Snap Have Picked up a New Location Tracking Startup

GeekWire
One of Snap's biggest pursuits at the moment is location tracking, something which they've taken a considerable amount of heat for, but have carried on with regardless. The claim which they're so vigilantly sticking to is that they can provide more accurate, more useful consumer location data to advertisers than anybody else. They can tell them how much their users interact with ads, where the ads do the best and how many people are being their products in different areas, measured directly against how the ads themselves are doing.

For the public, it's not such an exciting notion, people already worry enough about tech companies keeping close tabs on them, so it might seem unwise for a company which just haemorrhaged 2.2 billion dollars to risk any further negative publicity, but Snap are nothing if not confident. To that end, they've picked up a new startup in the form of Placed, a location tracking service based out of Seattle.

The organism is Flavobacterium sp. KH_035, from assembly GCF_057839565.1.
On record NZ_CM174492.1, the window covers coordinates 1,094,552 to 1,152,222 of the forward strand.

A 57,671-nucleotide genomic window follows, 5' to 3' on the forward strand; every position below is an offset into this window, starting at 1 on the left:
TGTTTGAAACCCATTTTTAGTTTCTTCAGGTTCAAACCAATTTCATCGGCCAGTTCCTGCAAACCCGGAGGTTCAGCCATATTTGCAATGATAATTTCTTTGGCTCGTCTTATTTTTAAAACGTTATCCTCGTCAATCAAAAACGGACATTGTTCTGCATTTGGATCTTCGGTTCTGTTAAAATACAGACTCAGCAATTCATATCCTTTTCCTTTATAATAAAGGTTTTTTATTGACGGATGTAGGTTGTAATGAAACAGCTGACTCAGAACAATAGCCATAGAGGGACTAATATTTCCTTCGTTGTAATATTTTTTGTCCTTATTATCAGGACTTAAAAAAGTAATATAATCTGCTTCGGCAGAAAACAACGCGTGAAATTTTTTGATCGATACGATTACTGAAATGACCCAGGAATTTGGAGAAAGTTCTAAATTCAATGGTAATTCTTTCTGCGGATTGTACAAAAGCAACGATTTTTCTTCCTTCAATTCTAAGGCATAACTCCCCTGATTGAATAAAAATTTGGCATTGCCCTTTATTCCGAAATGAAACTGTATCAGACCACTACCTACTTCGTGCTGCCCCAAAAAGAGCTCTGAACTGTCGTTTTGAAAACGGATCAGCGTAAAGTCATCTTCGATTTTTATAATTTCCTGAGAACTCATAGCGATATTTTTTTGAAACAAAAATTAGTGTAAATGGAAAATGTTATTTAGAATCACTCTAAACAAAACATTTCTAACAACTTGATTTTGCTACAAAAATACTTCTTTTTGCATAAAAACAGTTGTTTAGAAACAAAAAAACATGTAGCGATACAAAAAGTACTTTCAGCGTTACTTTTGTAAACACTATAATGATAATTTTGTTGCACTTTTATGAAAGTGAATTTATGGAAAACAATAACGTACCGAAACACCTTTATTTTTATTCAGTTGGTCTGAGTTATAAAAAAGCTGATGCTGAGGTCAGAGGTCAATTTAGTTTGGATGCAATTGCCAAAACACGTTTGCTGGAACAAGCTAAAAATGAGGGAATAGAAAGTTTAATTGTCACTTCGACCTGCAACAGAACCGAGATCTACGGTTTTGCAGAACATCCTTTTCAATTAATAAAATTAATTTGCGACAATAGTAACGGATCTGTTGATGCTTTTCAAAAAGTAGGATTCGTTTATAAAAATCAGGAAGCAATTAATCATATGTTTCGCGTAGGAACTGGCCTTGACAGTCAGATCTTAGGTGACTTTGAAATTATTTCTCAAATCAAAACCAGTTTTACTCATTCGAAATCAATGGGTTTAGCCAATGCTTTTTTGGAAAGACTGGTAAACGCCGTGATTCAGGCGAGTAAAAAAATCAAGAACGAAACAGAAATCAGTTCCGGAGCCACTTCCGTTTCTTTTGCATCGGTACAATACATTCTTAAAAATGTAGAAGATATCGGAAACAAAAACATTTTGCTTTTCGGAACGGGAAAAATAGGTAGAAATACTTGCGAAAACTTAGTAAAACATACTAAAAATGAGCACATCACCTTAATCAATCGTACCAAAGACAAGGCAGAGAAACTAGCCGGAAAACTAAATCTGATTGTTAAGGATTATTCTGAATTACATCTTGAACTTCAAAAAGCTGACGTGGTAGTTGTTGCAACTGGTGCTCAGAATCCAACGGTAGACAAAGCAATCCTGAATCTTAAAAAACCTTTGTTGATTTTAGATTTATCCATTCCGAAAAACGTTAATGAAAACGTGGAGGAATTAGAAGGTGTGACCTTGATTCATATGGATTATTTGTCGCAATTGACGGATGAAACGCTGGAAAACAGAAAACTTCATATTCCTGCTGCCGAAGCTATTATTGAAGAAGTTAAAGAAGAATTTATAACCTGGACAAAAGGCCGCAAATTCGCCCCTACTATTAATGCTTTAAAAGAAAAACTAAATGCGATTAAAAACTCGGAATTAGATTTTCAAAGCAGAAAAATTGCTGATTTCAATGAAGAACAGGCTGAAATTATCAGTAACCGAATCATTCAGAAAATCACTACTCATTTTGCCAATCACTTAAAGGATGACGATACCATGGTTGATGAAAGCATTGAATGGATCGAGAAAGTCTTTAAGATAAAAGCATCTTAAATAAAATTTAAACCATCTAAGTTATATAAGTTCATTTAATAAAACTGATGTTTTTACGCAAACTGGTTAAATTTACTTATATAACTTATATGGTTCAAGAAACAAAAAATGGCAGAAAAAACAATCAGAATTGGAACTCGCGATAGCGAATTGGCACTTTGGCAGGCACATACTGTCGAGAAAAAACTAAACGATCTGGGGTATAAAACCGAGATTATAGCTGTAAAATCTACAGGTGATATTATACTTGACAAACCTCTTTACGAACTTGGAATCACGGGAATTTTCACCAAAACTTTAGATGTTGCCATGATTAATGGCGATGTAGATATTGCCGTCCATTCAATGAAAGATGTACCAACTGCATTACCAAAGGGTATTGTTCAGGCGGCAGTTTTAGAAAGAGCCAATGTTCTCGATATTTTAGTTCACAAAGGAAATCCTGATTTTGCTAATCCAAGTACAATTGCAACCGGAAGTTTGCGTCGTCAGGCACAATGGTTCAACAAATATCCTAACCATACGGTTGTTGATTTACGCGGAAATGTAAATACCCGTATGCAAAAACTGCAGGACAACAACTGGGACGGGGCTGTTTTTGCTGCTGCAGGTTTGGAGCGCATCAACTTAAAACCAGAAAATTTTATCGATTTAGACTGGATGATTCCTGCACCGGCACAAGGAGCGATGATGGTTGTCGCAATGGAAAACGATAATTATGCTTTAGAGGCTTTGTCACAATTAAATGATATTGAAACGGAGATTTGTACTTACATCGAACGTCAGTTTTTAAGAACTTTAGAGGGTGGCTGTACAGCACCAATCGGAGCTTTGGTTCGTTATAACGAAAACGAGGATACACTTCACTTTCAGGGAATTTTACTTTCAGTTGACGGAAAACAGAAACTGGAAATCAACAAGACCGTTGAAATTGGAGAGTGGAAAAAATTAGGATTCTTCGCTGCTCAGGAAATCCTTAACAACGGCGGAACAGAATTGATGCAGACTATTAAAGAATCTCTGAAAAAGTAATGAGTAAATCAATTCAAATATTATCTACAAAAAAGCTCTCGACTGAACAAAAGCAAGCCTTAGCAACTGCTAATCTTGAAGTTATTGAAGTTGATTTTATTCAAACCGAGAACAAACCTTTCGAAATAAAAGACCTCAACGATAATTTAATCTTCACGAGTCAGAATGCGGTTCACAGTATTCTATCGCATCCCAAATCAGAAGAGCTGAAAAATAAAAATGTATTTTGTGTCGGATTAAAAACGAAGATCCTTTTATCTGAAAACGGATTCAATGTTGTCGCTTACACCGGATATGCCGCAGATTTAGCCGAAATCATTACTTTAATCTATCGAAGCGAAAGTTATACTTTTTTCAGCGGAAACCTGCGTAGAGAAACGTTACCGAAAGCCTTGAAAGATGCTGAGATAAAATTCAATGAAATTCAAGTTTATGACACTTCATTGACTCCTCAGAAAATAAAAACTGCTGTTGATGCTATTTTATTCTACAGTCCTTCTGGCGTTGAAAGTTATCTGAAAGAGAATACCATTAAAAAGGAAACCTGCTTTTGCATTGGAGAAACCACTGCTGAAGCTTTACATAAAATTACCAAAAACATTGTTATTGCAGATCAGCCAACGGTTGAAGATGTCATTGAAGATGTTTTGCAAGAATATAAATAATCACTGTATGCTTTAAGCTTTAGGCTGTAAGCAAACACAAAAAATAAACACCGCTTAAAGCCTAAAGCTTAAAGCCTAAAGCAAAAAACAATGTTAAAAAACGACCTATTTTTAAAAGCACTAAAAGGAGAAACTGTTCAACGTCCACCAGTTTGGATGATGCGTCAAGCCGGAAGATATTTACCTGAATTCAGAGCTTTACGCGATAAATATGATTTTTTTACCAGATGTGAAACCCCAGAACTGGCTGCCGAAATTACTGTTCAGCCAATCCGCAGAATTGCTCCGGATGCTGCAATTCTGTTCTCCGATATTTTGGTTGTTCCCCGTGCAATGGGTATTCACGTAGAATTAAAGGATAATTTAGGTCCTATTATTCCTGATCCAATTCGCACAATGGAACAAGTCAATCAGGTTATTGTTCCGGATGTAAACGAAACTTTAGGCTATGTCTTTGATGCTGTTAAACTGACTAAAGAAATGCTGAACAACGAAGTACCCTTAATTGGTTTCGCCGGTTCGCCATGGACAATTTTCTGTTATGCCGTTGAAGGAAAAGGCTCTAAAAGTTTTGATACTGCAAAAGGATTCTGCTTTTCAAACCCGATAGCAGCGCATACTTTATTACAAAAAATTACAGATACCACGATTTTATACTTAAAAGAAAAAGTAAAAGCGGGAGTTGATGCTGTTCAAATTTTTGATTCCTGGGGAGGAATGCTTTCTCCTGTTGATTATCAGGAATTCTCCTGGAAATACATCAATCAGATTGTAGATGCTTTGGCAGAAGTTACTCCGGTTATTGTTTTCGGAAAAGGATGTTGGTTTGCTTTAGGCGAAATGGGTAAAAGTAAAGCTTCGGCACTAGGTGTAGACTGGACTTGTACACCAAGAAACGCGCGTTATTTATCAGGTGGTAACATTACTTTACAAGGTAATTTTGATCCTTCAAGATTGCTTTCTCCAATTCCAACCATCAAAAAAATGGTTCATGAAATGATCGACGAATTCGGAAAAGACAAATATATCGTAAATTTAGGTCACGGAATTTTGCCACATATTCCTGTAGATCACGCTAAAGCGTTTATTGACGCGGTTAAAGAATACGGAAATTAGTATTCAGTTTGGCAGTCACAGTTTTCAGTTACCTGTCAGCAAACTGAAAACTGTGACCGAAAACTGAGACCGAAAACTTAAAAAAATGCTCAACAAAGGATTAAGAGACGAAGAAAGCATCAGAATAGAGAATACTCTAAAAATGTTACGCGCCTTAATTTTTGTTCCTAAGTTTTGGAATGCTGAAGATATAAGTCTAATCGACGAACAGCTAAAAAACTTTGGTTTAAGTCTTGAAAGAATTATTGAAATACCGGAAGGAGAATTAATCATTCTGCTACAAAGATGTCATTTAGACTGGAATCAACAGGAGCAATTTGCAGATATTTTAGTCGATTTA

Snapchat already includes the 'Snap to Store' feature, which enables brands to see how consumer activity it transferring from online to in store based on data from the app. With Placed, they'll be able to amalgamate that data with similar information pulled from Facebook, Instagram and numerous other third-party sources. Using this information, brands can cross compare where their ads are doing better, where they're being seen and when they're most likely to get customers visiting their locations.

Placed have spent 12 months amassing a database featuring billions of different locations, making them the most important name in location-based attributed, next to Snap. By combining their data with Snap's, they will be able to provide frighteningly accurate data on consumer activity, and hopefully proof that Snapchat ads offer a consistent, reliable ROI.

Location tracking remains an opt-in feature on Snapchat, however, and Evan Spiegel has spoken in the past about not wanting Snapchat to appear 'creepy' in any way. While this new focus undercuts that ethos to some extent, it's not personal data, it's a broad spread of consumer activity, no one person is being scrutinised.

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